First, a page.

Stan Lee Media Appeals Order That It Pay Fees in Failed Copyright Suit Against Disney

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By Tamlin Bason

Sept. 5 — Stan Lee Media Inc., a company that has repeatedly failed in its efforts to enforce its alleged copyright interests in famous comic book characters against media companies, has appealed to the Tenth Circuit a ruling ordering it to pay the Walt Disney Co. nearly $240,000 in attorneys' fees.

In 2013, the District of Colorado dismissed a copyright infringement suit alleging that recent films based on Marvel superheroes infringed copyrights in characters that were created by Stan Lee.

Although comic book creator Stan Lee had assigned his rights to the entity in 1999, he later sent a letter to Stan Lee Media terminating that assignment and reassigning the rights to Marvel Entertainment, which in 2009 was acquired by Disney.

The district court noted that prior litigation had already established that Stan Lee Media lacked the rights in question and so it dismissed the suit on collateral estoppel grounds.

In July, the district court found the lawsuit objectively unreasonable and awarded Disney $240,000 in attorneys' fees under Section 505 of the Copyright Act of 1976, 17 U.S.C. § 505.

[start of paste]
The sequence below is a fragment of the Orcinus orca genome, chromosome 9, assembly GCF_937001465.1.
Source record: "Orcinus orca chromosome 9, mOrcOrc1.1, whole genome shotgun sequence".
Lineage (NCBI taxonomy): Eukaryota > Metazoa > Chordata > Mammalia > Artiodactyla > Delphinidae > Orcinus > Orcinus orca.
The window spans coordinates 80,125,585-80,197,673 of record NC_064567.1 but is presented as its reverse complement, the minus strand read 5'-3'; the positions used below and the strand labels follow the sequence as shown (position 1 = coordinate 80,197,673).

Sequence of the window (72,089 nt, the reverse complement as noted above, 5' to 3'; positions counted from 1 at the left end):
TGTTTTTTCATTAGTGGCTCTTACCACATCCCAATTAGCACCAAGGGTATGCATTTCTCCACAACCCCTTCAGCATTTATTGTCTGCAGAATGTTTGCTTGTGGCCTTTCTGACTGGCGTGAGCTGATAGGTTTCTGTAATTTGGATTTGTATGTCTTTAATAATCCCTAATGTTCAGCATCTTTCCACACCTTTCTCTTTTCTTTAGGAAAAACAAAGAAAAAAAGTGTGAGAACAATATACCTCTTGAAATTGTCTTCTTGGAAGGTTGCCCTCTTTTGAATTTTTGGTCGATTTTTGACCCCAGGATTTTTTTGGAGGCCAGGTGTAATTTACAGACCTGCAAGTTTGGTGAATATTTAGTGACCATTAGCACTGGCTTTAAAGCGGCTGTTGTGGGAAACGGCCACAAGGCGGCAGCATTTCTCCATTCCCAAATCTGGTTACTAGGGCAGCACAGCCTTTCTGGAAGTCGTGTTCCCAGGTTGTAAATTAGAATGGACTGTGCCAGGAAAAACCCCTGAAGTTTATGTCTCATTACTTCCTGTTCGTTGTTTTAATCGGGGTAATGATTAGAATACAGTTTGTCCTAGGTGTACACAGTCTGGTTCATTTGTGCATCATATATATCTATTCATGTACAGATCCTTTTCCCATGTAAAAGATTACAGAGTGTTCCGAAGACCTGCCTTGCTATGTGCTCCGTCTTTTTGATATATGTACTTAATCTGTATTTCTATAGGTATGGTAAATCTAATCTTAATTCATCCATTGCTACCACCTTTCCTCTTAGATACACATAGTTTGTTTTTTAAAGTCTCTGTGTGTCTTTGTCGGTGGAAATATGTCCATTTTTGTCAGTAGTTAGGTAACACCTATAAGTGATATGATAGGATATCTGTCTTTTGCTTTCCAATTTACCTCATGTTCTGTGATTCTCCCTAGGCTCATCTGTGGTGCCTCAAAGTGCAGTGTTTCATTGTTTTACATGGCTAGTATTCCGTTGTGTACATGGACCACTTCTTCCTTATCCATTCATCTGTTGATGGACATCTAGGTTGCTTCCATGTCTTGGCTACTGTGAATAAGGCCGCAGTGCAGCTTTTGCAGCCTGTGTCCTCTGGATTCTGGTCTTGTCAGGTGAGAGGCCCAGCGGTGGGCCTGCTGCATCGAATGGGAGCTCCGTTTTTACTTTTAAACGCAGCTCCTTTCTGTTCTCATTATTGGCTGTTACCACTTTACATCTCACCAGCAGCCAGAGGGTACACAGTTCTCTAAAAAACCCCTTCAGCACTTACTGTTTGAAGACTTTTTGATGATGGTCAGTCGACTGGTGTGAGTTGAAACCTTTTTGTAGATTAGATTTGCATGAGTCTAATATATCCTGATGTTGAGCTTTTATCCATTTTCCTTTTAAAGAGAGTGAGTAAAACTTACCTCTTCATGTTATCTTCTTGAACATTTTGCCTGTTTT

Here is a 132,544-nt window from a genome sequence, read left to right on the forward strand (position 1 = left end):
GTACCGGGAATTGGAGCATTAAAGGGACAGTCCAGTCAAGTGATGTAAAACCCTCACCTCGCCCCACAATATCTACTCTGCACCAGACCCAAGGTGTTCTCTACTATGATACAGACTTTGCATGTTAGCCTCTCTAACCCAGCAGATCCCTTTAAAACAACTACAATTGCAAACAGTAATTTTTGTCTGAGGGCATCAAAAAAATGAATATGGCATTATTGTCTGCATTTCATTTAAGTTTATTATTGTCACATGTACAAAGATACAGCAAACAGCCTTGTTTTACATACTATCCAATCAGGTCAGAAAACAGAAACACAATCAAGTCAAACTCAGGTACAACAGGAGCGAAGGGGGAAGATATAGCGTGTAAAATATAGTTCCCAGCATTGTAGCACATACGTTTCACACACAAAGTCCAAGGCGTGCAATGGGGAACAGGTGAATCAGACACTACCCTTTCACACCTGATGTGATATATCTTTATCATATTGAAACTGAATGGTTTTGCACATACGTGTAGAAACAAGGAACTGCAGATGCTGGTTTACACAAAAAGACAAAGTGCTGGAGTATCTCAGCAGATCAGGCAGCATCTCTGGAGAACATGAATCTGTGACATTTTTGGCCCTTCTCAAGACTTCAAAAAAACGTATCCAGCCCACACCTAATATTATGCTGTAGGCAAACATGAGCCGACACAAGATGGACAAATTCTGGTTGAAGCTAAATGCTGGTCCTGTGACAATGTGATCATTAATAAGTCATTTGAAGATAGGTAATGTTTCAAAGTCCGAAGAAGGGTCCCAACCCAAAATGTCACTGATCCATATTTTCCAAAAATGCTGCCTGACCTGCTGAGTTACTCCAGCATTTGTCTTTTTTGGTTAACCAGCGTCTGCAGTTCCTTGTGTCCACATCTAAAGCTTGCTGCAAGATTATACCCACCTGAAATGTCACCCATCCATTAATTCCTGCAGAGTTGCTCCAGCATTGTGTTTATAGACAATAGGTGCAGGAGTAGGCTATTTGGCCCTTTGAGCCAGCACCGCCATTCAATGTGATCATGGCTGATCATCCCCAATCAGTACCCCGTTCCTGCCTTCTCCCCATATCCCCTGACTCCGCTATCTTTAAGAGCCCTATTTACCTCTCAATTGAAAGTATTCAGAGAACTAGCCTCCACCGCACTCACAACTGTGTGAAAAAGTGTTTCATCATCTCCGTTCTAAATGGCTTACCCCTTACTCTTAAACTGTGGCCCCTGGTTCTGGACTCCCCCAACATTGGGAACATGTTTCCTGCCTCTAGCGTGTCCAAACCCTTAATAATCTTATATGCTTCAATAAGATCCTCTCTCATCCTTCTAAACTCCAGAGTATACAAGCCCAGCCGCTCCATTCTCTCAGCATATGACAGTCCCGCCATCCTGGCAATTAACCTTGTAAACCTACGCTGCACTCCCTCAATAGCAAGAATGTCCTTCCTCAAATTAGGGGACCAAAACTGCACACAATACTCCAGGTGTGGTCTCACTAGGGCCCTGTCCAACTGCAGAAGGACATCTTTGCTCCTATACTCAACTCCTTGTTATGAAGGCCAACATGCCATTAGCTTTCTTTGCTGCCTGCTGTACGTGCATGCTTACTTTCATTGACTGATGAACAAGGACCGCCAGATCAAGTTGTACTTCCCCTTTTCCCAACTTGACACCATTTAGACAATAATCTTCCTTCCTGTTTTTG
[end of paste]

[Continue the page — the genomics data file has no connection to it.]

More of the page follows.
Stan Lee Media is represented by Robert Steven Chapman of Eisner, Kahan, Gorry, Chapman, Ross & Jaffe, Beverly Hills, Calif. Disney is represented by Holly C. Ludwig of Lewis Roca Rothgerber LLP, Denver.

Nuvasive Again Appeals to Ninth Circuit

The Ninth Circuit may get another opportunity to rule on a trademark dispute over the rights to the “Neurovision” mark following a Sept. 4 appeal of a permanent injunction (Neurovision Med. Prods. Inc. v. Nuvasive, Inc.,No. 14-56449, 9th Cir., appeal filed Sept. 4, 2014).

In 2012, the Ninth Circuit issued a nonprecedential opinion vacating a jury's $60 million dollar infringement award and the district court's permanent injunction barring Nuvasive Inc. from using the Neurovision mark. The jury's determination that Nuvasive committed fraud on the Patent and Trademark Office when it obtained a registration for the Neurovision mark followed erroneous jury instructions, the appeals court held.

A second trial in April ended in a similar verdict, although Neurovision Medical Products Inc.'s award was cut to $30 million. The district court granted Neurovision's motion for a permanent injunction on Aug. 5 and entered that injunction, which also ordered that Nuvasive's Neurovision registration be cancelled, on Sept. 2

William S. Boggs of DLA Piper LLP, San Diego, will represent Nuvasive on appeal. Keith J. Wesley of Browne George Ross LLP, Los Angeles, represented Neurovision at the district court.

Text of order awarding attorneys' fees in Stan Lee Media is available at

Text of order granting permanent injunction in Neurovision available at

To contact the reporter on this story: Tamlin Bason in Washington at

To contact the editor responsible for this story: Anandashankar Mazumdar at